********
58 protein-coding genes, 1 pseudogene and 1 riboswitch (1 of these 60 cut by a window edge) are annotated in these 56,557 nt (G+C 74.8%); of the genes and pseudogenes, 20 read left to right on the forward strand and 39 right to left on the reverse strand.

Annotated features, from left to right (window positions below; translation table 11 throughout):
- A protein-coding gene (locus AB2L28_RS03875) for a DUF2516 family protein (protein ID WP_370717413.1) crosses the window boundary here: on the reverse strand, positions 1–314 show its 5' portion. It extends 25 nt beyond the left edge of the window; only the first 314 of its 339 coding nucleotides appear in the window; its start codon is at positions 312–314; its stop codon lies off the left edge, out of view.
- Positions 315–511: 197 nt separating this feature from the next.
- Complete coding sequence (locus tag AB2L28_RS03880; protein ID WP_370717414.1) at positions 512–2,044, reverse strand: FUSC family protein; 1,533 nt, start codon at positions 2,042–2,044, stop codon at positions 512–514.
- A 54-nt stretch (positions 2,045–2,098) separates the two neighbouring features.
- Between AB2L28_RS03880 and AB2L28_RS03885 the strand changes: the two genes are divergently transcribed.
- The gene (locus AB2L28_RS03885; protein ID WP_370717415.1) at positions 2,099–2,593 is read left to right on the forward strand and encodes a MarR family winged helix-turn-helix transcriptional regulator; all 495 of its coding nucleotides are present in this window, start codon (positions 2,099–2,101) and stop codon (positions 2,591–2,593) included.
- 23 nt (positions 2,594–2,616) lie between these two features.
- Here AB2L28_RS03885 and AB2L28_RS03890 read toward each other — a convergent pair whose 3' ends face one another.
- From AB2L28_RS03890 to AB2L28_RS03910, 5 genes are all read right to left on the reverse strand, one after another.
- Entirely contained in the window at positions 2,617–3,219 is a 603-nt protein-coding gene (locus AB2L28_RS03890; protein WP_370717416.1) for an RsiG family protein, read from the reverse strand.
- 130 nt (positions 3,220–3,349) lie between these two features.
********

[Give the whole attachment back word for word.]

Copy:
58 protein-coding genes, 1 pseudogene and 1 riboswitch (1 of these 60 cut by a window edge) are annotated in these 56,557 nt (G+C 74.8%); of the genes and pseudogenes, 20 read left to right on the forward strand and 39 right to left on the reverse strand.

Annotated features, from left to right (window positions below; translation table 11 throughout):
- A protein-coding gene (locus AB2L28_RS03875) for a DUF2516 family protein (protein ID WP_370717413.1) crosses the window boundary here: on the reverse strand, positions 1–314 show its 5' portion. It extends 25 nt beyond the left edge of the window; only the first 314 of its 339 coding nucleotides appear in the window; its start codon is at positions 312–314; its stop codon lies off the left edge, out of view.
- Positions 315–511: 197 nt separating this feature from the next.
- Complete coding sequence (locus tag AB2L28_RS03880; protein ID WP_370717414.1) at positions 512–2,044, reverse strand: FUSC family protein; 1,533 nt, start codon at positions 2,042–2,044, stop codon at positions 512–514.
- A 54-nt stretch (positions 2,045–2,098) separates the two neighbouring features.
- Between AB2L28_RS03880 and AB2L28_RS03885 the strand changes: the two genes are divergently transcribed.
- The gene (locus AB2L28_RS03885; protein ID WP_370717415.1) at positions 2,099–2,593 is read left to right on the forward strand and encodes a MarR family winged helix-turn-helix transcriptional regulator; all 495 of its coding nucleotides are present in this window, start codon (positions 2,099–2,101) and stop codon (positions 2,591–2,593) included.
- 23 nt (positions 2,594–2,616) lie between these two features.
- Here AB2L28_RS03885 and AB2L28_RS03890 read toward each other — a convergent pair whose 3' ends face one another.
- From AB2L28_RS03890 to AB2L28_RS03910, 5 genes are all read right to left on the reverse strand, one after another.
- Entirely contained in the window at positions 2,617–3,219 is a 603-nt protein-coding gene (locus AB2L28_RS03890; protein WP_370717416.1) for an RsiG family protein, read from the reverse strand.
- 130 nt (positions 3,220–3,349) lie between these two features.